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July 7, 2013

New Wheels

 

 

 

 

 

 

 

 

 

A week before I took a group from TKD summer camp on a mountain bike ride, I scouted the trail I hoped to use.  The scouting trip had three results: I had no problem showing my guests where the trail was when we rode it, I took my first real spill in years---I’m still taking ibuprofen to deal with the pain in my right hand, and I decided that I liked trail riding.  I had done lots of riding on dirt roads, but a trail like this, even though it didn’t have anything vaguely technical, was different from everything I had done before.  

I tolerate running on a treadmill, am happy running on roads, and enjoy running trails.  With my ride, I realized that my preferences are even more pronounced for bicycling----I barely tolerate sitting on a stationary bike, am happy biking roads, and am excited about riding trails, at least so far.

The fact is that the ride made me conscious of something I already knew.  I didn’t do a lot of bicycling while in the Bay area because, in general, good biking of any kind was difficult to get to.  Since moving to Montana, access is no longer an issue at all.  I can start great mountain bike rides from my driveway.  I should have been riding a lot since I got here.

Unfortunately, a hip injury kept me off of my bike my first four years in Seeley Lake.  I could ride fine, but mounting and dismounting my bike were nearly impossible without falling.  These years set my pattern.  After my hip replacement, I kept on telling myself that I should put more time into mountain biking, but I never did more than a few rides each season—that is until now.  A confluence of events has occurred that have changed my course. 

First, skijoring the Iditarod Trail next season, I’m going to be what limits how far we go each day, not my dogs.  Because of this, my summer conditioning program is focused on me much more than my dogs.

Second, I did do that first trail ride.   I could have told anybody that, once I tried it, I was going to enjoy biking through forests, along ridges, and next to streams.  Moreover, there are quite a few old abandoned roads behind my house that make for great adventures.  Doing that first ride opened my eyes to this.

Finally, the opening of Mike’s mountain bike shop, Rocky Mountain Adventure Gear, has made a big difference.  Good advice from somebody who has both been around and approaches outdoor sports a lot like I do has meshed well enough with reasonably priced gear to have me visiting his shop a lot more than I would have ever expected.  I’m what you call a regular.

And with all of this, I started thinking about getting a nicer mountain bike.  I’ve liked my old monster, but it’s heavy, has no front shock, and only side-pull brakes.  A good front shock might well have let me avoid the spill I took.  Disk brakes, too, probably would have helped.  And, if I could get a lighter frame, say aluminum, that would make my life a ton easier. 

Initially, I figured I’d use my current bike and purchase a new or rental bike during the inevitable fall inventory clearance sale.  However, a combination of impatience and a total sticker price of only $450 for what I liked resulted in my rationalizing that waiting for fall would save me no more than $100 and the additional fun I’d have during the summer with the better bike would be worth it.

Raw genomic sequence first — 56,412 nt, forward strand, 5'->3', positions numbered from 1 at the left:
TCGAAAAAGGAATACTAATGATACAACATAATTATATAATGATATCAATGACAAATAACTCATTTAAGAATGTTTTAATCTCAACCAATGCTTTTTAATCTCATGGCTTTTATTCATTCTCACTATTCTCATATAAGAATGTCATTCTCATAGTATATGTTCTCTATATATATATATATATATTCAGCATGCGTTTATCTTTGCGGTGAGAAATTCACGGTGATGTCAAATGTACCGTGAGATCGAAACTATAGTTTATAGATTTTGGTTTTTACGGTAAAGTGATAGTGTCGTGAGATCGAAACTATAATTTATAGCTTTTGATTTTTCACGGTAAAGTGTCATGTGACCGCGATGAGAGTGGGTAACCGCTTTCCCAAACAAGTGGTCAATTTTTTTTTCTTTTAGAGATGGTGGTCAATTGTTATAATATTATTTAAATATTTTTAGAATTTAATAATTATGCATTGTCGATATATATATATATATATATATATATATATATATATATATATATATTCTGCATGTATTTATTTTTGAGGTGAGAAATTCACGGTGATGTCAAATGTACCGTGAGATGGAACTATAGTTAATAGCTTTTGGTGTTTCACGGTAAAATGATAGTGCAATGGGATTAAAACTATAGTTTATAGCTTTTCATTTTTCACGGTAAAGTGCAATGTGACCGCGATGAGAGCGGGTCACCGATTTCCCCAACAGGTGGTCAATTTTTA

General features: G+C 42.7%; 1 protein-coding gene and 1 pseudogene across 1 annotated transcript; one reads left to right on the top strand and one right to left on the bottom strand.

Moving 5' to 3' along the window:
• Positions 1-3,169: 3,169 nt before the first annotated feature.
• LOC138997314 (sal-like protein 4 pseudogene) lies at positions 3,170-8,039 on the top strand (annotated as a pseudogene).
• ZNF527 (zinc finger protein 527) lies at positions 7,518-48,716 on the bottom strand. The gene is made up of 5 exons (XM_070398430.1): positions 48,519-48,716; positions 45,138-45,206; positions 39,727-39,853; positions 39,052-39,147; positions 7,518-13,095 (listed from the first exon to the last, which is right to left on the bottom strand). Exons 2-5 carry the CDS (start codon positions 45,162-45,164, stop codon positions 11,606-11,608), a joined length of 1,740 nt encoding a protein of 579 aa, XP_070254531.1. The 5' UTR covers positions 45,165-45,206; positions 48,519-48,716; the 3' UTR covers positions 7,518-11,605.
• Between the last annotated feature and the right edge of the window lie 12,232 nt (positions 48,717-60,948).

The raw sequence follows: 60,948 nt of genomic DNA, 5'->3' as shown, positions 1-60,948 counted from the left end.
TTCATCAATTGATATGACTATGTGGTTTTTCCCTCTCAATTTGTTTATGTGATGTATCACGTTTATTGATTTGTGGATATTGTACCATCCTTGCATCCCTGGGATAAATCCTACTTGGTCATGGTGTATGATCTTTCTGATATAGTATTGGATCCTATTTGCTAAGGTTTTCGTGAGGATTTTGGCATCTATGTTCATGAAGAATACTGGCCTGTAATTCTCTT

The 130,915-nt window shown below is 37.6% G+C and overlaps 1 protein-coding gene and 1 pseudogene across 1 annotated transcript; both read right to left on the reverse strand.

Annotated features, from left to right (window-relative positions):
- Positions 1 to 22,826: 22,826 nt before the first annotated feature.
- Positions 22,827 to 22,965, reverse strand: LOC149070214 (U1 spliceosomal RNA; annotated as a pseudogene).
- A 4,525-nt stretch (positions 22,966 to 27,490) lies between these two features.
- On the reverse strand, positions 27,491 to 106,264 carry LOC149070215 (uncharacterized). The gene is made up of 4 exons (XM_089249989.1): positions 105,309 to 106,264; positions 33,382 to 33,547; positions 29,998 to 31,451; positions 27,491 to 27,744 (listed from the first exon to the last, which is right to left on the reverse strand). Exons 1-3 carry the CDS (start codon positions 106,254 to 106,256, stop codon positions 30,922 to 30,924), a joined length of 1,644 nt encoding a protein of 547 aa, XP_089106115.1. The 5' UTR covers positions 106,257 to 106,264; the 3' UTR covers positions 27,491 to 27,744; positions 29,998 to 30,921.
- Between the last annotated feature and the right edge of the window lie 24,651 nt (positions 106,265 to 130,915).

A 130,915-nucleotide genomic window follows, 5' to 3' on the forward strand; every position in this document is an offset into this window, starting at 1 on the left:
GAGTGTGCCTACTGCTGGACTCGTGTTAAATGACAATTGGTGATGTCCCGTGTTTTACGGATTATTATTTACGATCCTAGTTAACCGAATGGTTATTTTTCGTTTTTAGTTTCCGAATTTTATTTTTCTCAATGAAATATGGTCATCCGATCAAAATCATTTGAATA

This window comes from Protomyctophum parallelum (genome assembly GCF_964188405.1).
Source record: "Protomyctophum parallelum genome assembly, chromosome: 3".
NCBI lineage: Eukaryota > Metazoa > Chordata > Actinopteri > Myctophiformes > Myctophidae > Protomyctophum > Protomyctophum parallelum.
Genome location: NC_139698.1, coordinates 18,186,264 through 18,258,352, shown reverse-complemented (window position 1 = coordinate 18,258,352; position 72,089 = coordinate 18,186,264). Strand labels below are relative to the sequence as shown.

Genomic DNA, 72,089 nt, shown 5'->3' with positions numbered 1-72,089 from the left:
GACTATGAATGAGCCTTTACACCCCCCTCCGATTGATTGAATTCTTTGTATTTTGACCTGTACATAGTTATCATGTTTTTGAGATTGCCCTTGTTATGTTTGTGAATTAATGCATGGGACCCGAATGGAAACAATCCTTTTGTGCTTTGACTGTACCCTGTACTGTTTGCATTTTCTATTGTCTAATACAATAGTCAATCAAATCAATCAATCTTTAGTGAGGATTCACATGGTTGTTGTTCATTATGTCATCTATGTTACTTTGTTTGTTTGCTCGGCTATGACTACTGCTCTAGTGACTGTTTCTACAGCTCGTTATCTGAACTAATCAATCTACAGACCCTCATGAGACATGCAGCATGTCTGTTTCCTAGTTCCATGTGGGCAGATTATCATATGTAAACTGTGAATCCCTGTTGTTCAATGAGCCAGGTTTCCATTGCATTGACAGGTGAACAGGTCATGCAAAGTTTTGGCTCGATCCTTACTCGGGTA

And so, fifteen minutes before RMAG closed on the Sunday immediately after TKD camp ended----it was the fourth time I had visited the shop during the previous 36 hours AND I had made several phone calls trying to learn as much as I could about mountain bikes AND while it’s been a while since I have looked into bikes, I do have good basic knowledge of what’s going on----I handed over my Visa card then walked out the door with a brand new bike.

In way of what it is and has, the main items that attracted me were an aluminum frame with a formed top tube, dual disk brakes, and a decent front shock absorber.  The model is the 2013 KHS Alite 100.  Since making the purchase, I haven’t found a different bike with all three of these for less than $600.  From my view, and I’m thinking Mike’s too, KHS did a great job of putting a nice bike together at a reasonable price. 

A mountain bike is definitely too big for me to sleep with it under my pillow, but I’ve ridden it on seven of the first fourteen days I’ve owned it and these two weeks included three off days by virtue of climbing Holland Peak and being too sore to do any real biking.  I was also able to tear myself away from the bike, albeit with difficulty, to do the patterns workout I needed.  My new toy is getting a lot of use.

All that remains is to give the bike a name.  I’m leaning toward Silver.  This matches the color and, excepting details like I have no sidekick, I like the Lone Ranger metaphor.  Besides, while I do like yelling, “Cowbunga” when I finish any interesting section of riding, I think, “Hi Yo Silver,” might work even better.  All I need now is a CD of the William Tell Overture so I can accurately hum the whole thing as I ride off into the sunset.   

   
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